Long time readers will recall that Francis Schaeffer is one of my favorite writers, one whose thought has influenced my own in various ways. One of the remarkable things about Schaeffer is the fact that he was so far ahead of his time in terms of Christian interaction with and understanding of the culture. The same can be said of his analysis of the Church. These words, written nearly forty years ago, remain prescient today:
“At times men think of the two words, reformation and revival, as standing in contrast one to the other, but this is a mistake. Both words are related to the word restore.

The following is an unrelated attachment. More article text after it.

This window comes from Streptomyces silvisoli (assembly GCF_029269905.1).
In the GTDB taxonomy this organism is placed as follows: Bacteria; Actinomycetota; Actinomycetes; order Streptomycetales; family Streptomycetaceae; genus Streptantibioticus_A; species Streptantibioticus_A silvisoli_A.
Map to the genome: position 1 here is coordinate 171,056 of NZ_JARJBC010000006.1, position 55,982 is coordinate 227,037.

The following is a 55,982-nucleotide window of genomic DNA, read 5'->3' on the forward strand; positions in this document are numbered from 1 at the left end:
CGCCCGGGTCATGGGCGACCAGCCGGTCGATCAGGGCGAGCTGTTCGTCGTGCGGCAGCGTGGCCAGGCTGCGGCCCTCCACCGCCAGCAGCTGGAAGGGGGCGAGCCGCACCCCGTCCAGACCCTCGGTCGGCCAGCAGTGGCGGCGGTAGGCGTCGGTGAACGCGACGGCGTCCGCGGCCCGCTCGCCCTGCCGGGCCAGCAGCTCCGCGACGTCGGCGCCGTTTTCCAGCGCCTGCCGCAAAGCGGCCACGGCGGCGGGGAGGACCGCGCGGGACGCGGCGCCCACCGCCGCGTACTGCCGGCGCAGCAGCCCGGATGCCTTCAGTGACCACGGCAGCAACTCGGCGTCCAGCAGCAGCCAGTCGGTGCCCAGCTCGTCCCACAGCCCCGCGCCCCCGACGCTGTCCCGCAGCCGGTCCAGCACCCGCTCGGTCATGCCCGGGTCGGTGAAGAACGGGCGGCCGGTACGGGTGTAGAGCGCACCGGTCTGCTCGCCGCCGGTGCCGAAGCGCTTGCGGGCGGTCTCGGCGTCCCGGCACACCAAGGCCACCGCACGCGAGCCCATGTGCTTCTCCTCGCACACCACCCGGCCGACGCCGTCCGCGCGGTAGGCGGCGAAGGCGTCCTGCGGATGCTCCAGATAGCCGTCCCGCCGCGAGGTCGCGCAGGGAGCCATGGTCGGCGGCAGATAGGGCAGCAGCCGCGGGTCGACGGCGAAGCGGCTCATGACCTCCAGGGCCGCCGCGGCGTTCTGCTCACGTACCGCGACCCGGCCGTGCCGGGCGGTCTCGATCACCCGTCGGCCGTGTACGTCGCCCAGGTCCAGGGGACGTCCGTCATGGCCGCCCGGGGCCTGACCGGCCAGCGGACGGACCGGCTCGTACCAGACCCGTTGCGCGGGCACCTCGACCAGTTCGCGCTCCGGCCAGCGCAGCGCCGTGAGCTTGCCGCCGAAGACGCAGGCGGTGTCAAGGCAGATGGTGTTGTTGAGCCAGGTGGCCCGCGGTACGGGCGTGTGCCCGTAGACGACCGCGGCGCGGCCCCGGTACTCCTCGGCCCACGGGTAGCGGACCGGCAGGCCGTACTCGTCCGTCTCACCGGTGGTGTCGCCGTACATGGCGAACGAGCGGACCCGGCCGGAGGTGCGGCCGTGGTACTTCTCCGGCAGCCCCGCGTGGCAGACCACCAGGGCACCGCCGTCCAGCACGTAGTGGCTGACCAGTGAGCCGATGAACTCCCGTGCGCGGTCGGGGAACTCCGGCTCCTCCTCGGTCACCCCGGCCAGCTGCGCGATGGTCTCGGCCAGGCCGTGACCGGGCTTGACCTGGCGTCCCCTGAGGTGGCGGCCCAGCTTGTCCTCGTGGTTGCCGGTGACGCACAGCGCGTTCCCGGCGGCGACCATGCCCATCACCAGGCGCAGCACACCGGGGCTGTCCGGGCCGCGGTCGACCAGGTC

Reformation refers to a restoration to pure doctrine; revival refers to a restoration in the Christian’s life. Reformation speaks of a return to the teachings of Scripture; revival speaks of a life brought into its proper relationship to the Holy Spirit.
The great moments of church history have come when these two restorations have simultaneously come into action so that the church has returned to pure doctrine and the lives of the Christians in the church have known the power of the Holy Spirit. There cannot be true revival unless there has been reformation; and reformation is not complete without revival.
Such a combination of reformation and revival would be revolutionary in our day – revolutionary in our individual lives as Christians, revolutionary not only in reference to the liberal church but constructively revolutionary in the evangelical, orthodox church as well.”
— Francis Schaeffer, Death in the City, 12